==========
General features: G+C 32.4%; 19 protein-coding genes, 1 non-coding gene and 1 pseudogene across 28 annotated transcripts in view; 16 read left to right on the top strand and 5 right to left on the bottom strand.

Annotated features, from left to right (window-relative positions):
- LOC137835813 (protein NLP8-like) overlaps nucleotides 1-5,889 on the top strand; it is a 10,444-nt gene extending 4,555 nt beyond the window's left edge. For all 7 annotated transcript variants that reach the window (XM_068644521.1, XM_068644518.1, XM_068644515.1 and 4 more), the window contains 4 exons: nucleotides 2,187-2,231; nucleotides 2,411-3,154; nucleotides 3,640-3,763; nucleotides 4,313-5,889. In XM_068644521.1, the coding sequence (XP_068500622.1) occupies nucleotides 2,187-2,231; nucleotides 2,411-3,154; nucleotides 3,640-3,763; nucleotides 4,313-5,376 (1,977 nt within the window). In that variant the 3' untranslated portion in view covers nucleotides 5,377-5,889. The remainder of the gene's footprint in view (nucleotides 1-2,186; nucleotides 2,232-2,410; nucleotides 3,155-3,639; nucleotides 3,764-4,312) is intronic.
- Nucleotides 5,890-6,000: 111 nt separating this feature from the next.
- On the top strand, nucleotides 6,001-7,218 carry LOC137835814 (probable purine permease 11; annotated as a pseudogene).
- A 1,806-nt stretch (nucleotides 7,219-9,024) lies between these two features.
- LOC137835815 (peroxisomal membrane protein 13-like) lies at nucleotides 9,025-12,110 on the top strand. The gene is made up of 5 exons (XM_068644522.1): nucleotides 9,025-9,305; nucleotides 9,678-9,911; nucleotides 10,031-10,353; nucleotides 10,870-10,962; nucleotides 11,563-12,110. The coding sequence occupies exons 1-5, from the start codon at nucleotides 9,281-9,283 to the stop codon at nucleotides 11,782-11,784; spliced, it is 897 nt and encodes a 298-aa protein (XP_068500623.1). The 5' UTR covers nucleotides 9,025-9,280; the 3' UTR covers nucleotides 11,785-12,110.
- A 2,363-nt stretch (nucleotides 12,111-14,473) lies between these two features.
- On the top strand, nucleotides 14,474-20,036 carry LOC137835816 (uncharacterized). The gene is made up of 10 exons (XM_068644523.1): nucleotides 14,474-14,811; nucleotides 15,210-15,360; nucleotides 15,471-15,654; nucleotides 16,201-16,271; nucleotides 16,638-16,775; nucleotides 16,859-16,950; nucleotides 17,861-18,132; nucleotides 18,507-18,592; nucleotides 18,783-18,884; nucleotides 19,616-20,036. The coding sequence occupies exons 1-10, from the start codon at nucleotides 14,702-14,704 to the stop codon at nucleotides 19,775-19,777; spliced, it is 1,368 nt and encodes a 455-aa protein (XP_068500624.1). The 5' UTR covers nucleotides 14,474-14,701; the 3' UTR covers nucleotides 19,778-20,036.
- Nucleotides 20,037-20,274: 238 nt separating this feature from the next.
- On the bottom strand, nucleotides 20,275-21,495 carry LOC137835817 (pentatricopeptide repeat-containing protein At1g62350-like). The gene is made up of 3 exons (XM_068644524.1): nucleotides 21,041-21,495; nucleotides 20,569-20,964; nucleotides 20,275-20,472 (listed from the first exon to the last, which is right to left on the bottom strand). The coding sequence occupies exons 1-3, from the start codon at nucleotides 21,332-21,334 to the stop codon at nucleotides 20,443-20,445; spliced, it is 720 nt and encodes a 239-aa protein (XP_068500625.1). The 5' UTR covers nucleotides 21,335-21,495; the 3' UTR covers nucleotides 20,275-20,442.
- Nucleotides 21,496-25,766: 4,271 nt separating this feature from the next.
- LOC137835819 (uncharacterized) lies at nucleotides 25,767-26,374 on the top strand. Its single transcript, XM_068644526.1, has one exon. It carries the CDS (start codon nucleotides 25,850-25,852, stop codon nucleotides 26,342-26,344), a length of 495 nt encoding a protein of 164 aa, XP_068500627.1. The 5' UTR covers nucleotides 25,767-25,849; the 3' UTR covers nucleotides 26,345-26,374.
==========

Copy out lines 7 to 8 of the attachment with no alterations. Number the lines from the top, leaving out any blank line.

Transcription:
- LOC137835815 (peroxisomal membrane protein 13-like) lies at nucleotides 9,025-12,110 on the top strand. The gene is made up of 5 exons (XM_068644522.1): nucleotides 9,025-9,305; nucleotides 9,678-9,911; nucleotides 10,031-10,353; nucleotides 10,870-10,962; nucleotides 11,563-12,110. The coding sequence occupies exons 1-5, from the start codon at nucleotides 9,281-9,283 to the stop codon at nucleotides 11,782-11,784; spliced, it is 897 nt and encodes a 298-aa protein (XP_068500623.1). The 5' UTR covers nucleotides 9,025-9,280; the 3' UTR covers nucleotides 11,785-12,110.
- A 2,363-nt stretch (nucleotides 12,111-14,473) lies between these two features.